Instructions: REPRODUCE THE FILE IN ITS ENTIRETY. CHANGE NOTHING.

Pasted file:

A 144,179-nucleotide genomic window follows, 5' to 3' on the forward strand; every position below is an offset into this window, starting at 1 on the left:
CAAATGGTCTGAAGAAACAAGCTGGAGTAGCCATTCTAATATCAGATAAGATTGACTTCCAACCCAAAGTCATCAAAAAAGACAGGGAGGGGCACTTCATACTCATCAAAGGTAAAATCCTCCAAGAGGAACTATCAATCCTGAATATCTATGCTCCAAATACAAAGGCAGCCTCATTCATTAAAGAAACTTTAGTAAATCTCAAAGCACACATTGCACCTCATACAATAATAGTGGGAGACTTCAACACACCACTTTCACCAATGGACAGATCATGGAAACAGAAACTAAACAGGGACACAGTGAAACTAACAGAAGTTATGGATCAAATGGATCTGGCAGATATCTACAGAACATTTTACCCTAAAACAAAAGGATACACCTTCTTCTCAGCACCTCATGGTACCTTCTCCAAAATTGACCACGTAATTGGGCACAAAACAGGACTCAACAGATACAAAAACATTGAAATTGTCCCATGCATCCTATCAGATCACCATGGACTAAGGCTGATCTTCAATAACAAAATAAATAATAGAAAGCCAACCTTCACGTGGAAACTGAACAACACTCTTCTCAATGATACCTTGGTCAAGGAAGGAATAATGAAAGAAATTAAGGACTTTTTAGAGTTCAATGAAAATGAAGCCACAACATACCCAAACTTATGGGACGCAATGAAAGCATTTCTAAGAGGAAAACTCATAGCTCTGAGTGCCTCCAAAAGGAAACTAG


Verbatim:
A 144,179-nucleotide genomic window follows, 5' to 3' on the forward strand; every position below is an offset into this window, starting at 1 on the left:
CAAATGGTCTGAAGAAACAAGCTGGAGTAGCCATTCTAATATCAGATAAGATTGACTTCCAACCCAAAGTCATCAAAAAAGACAGGGAGGGGCACTTCATACTCATCAAAGGTAAAATCCTCCAAGAGGAACTATCAATCCTGAATATCTATGCTCCAAATACAAAGGCAGCCTCATTCATTAAAGAAACTTTAGTAAATCTCAAAGCACACATTGCACCTCATACAATAATAGTGGGAGACTTCAACACACCACTTTCACCAATGGACAGATCATGGAAACAGAAACTAAACAGGGACACAGTGAAACTAACAGAAGTTATGGATCAAATGGATCTGGCAGATATCTACAGAACATTTTACCCTAAAACAAAAGGATACACCTTCTTCTCAGCACCTCATGGTACCTTCTCCAAAATTGACCACGTAATTGGGCACAAAACAGGACTCAACAGATACAAAAACATTGAAATTGTCCCATGCATCCTATCAGATCACCATGGACTAAGGCTGATCTTCAATAACAAAATAAATAATAGAAAGCCAACCTTCACGTGGAAACTGAACAACACTCTTCTCAATGATACCTTGGTCAAGGAAGGAATAATGAAAGAAATTAAGGACTTTTTAGAGTTCAATGAAAATGAAGCCACAACATACCCAAACTTATGGGACGCAATGAAAGCATTTCTAAGAGGAAAACTCATAGCTCTGAGTGCCTCCAAAAGGAAACTAG